- Withdrawal From Friends and Family
- Decreased Interest in Sex
- Tendency to Oversleep and Overeat
- Difficulty Concentrating
These symptoms can culminate in pessimism, hopelessness and sadness, and even thoughts of death or suicide.
The Alcohol Factor
Alcohol abuse comorbidity is common among those suffering from intense seasonal affective disorder, as it is with all major depressive events. Both genetic and environmental factors play a role in the development of alcoholism in conjunction with SAD. Some genetic studies suggest a link between season depression and alcoholism.
SAD rates are highest in the regions furthest from the equator, with rates in Finland at 9.5 percent of the population, 20 percent in Ireland, 8.9 percent in Alaska, and 10% in the Netherlands, for example.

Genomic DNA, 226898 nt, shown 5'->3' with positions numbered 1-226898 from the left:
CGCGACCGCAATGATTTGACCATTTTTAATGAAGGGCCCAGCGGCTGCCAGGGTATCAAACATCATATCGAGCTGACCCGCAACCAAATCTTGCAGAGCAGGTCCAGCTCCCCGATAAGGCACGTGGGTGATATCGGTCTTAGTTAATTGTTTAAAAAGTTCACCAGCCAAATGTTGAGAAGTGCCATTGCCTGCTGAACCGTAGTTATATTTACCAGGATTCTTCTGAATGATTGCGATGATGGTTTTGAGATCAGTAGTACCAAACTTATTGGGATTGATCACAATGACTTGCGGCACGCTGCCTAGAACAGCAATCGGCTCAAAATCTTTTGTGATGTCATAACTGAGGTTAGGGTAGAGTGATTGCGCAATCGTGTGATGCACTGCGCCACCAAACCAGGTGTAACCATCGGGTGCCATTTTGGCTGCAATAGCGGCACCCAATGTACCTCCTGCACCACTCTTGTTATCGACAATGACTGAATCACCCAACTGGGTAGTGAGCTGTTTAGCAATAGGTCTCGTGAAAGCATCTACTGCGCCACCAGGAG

Interestingly, Iceland seems to be an exception in the Nordic regions, with a very low prevalence of SAD. In the Canadian population that is primarily Icelandic genetically, there are also very low rates of SAD, suggesting that something inherent to the Icelandic people, such as high intakes of fish in the diet, may offset the syndrome.
“Light” is the Key
Research on SAD began in the United States in 1979 by Herb Kern. A research engineer who noticed he felt depressed during the winter months, Kern suspected the problem was caused by diminished daylight during these months.
He presented the idea to scientists at the National Institute for Mental Health (NIMH) who, after studying the syndrome, devised a light box to help Kern with his depression. After a few days of treatment, his symptoms began to abate, as did other patients who also utilized the device.